THE Moura community will continue to have access to 24-hour health care under proposed changes, according to the Central Queensland Hospital and Health Service.
The majority of the hospital's other services, including casualty, would be transferred to the Moura Medical Centre.
The health board has indicated it will hold a series of community and staff meetings during the next month to seek feedback on the proposal.
Board chairman Charles Ware said the proposal coincided with the community's increased use of general practice and community health services at the Moura Medical Centre, and a corresponding drop in hospital admissions.
"The board has carefully considered all options, however since the medical centre opened in 2009 the use of inpatient services at the hospital has declined to a point that is no longer viable," Mr Ware said.
"It is costing the community more than $8000 a day to keep a hospital open that often has just one inpatient a day and almost 20 staff in attendance."
Moura Hospital, built in the 1970s, has 10 beds with an average bed occupancy of 28% during the past 15 months.
"Serious medical cases are already transferred 67km to Biloela or 170km to Rockhampton and this will not change," Mr Ware said.
"We recognise and regret the impact of this proposal on our staff and the feeling of the community, and are working to reduce these impacts, and work with them, as much as possible."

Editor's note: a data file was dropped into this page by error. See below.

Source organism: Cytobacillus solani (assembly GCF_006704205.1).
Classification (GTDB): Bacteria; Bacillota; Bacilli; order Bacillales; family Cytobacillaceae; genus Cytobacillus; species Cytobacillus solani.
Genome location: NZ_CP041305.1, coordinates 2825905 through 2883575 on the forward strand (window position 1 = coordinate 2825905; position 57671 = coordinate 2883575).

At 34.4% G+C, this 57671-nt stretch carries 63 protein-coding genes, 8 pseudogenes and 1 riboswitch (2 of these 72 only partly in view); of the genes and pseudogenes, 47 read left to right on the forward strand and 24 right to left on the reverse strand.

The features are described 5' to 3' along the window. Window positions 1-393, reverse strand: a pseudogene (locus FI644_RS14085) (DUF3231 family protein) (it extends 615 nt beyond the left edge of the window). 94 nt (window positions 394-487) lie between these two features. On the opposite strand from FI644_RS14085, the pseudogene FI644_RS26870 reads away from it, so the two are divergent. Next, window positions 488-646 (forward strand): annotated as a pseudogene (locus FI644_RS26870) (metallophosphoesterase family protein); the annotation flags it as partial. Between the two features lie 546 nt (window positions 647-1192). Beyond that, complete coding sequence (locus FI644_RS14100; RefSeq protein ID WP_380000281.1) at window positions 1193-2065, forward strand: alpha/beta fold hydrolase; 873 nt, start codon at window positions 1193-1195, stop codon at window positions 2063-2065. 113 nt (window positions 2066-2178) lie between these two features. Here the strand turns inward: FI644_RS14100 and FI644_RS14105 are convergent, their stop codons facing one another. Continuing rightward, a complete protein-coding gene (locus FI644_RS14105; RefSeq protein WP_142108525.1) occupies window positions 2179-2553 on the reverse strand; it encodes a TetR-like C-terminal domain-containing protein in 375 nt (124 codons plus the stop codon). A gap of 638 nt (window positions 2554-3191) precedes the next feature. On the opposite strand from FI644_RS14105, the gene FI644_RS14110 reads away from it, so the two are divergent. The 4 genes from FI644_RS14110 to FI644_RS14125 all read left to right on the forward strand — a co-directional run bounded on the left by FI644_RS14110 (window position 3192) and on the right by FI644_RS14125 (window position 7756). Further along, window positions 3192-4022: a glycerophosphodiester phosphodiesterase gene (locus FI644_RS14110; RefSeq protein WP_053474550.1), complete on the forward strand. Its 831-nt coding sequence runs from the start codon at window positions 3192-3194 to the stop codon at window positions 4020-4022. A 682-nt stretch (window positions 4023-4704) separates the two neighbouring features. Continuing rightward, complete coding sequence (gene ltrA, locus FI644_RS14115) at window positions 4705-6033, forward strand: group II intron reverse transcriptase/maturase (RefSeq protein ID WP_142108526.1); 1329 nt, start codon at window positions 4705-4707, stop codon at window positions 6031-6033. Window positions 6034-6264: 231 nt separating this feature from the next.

The Moura community has been strongly opposed to changes, and held a well attended community meeting on Thursday.
At the meeting was Shadow Health Minister Jo-Ann Miller, who expressed fears Moura Hospital would be just the first of many regional health services closed by the State Government.
"All the local hospitals in Central Queensland are very concerned they are next in line for the chop," she said.
"I've been told Blackwater is certainly under their microscope."
Mrs Miller said Mr Seeney's claims the hospital only had an average of one patient a night was a "furphy".
"The hospital does a lot more than simply admit people for overnight stays," she said.
Mrs Miller said Thursday's meeting had been about the community sending a message to the government that they had had enough.
"No-one expected this time last year to have a situation where the people would be having to have community meetings to save a hospital. I mean it's unheard of in this state," she said.
Under the board's proposal, staffing at the hospital would be reduced from the present 19 full-time equivalent positions (filled by 36 people as many work part-time) to nine full-time equivalent positions at the Moura Primary Care Centre.
The Moura Primary Care Centre would continue to employ two doctors and four full-time equivalent nurse positions. Three other administrative and operational positions would also be maintained.